"I was listening to MCs on pirate radio, and thought, 'Let me have a go at this,'" adds the diminutive rising star, her hands stuffed into her pockets. But four years on from her bedroom-mirror days, Sovereign's position as a key MC in the male-dominated grime underworld is confirmed: she's worked at Radio 1, regularly performs for crowds of thousands at raves, supported the Streets on their recent UK tour, starred alongside a trio of other MCs on the recent single "The Battle" (by grime outfit Medasyn) and her fiendishly catchy debut single * "Blah Blah" arrives later this year. She's arguably the biggest music star you've never heard of.
"Times are changing," she theorises. "You don't hear acoustic instruments in urban music no more. It's all about being an MC." Initially, the spur for Sovereign's career choice was Ms Dynamite - the 22-year-old Brit-award-winning singer who was an underground celebrity before breaking through to the mass market. In an world of manufactured pop puppets, Dynamite was a new kind of star - street-tough, honest, entrepreneurial and naturally gifted.
"When I heard Ms Dynamite's track 'Booo!' in 2001, it inspired me to push myself forward," Sovereign says. "I hadn't heard a female MC before that. She's real. Her presence, her image, the way she does everything... she opened so many doors for us girls. A lot more are coming through now - MC Shystie, Lady $tush, Miss Reckless..."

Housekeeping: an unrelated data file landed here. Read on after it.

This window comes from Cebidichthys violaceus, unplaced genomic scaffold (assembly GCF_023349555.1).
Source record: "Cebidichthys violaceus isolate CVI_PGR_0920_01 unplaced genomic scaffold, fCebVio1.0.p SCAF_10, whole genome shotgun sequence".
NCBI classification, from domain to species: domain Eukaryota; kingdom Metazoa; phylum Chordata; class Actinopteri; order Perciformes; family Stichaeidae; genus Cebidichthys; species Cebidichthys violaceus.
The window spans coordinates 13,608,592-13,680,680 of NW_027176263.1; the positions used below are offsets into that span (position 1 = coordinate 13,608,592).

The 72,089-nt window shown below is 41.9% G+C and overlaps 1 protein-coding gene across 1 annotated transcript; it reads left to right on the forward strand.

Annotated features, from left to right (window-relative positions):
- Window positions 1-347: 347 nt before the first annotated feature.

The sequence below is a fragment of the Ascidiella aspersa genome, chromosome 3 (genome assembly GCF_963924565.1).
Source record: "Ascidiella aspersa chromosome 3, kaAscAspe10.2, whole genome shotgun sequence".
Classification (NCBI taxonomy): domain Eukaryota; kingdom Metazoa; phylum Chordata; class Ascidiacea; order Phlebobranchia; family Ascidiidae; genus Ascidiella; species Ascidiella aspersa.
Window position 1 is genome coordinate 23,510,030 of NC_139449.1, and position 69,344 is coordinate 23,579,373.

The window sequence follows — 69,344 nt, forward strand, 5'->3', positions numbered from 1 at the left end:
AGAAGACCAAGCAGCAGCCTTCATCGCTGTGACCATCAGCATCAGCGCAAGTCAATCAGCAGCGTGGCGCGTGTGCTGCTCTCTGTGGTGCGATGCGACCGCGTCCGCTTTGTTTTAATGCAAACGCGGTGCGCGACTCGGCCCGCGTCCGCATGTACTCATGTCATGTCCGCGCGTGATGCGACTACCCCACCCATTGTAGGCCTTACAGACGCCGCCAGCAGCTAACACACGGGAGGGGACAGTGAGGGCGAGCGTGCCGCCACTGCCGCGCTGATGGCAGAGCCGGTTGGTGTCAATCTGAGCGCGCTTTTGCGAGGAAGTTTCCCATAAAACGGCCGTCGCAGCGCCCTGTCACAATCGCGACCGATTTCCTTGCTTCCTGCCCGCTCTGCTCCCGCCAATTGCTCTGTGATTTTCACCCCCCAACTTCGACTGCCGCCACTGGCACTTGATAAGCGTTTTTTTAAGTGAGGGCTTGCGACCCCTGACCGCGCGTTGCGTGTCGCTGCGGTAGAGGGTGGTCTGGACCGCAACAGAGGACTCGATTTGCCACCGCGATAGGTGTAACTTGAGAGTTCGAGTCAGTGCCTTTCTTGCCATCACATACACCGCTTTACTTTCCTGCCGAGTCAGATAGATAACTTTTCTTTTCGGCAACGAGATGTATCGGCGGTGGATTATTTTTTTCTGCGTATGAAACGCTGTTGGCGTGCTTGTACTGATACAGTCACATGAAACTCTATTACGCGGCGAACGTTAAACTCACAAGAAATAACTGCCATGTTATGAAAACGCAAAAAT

But high-street fame isn't Sovereign's motivation. Rather it is "to have people hear my music, understand what I'm saying, agree with what I'm saying". An aspiring self-starter, Sovereign put the spare time she had on her hands after being excluded from school to good use, penning rhymes in the bed-room of her mum's house and promoting herself through e-mail and the Internet.
Meanwhile, at her dad's house she schooled herself in Fruity Loops, a PC-based music application, mastering it in a fortnight. "It's very easy to use," she explains. "Plus, I'm always on the Net. If you type in my name on Google there are pages and pages of Lady Sovereign. Forums, chatrooms, I didn't make no fuss about it; I just did it really."
Sovereign's brand of notoriety may seem virtual, operating as it does without the "official" endorsement of institutions such as Top of the Pops and mainstream music media. Yet, using new digital channels of information exchange and influence, it taps a culture that values a more substantial notion of what's "real". A one-woman stance against fakery in all its forms, Lady Sovereign chronicles a perspective on what it is to be young and misunderstood in 2004 that you won't read about in Heat magazine or hear about on Fame Academy.
"I don't agree with those shows," she tuts. "Maybe if they had an Urban Idol, or an MC Idol. But not manufactured pop. MCs are real: they write their own stuff, they rap about what they know, the stuff around them. I could never have someone write my rhymes or change my image. It's fake."
Young, talented, determined and sure where she wants to go, it seems Lady Sovereign's days of hairspray MCing are over for good.
Several years ago, the Leicester-based Class A began their rudimentary forays into composition - not with traditional instruments, nor in a recording studio, but right there in the hostel that the crew's lead rapper, Ruuds, called home. Like so many other British crews, outfits and MCs, their tool of choice was Music 2000 - a Sony PlayStation game that is to today's music what the guitar was to the pop boom of the 1960s, the default instrument for amateur musicians everywhere.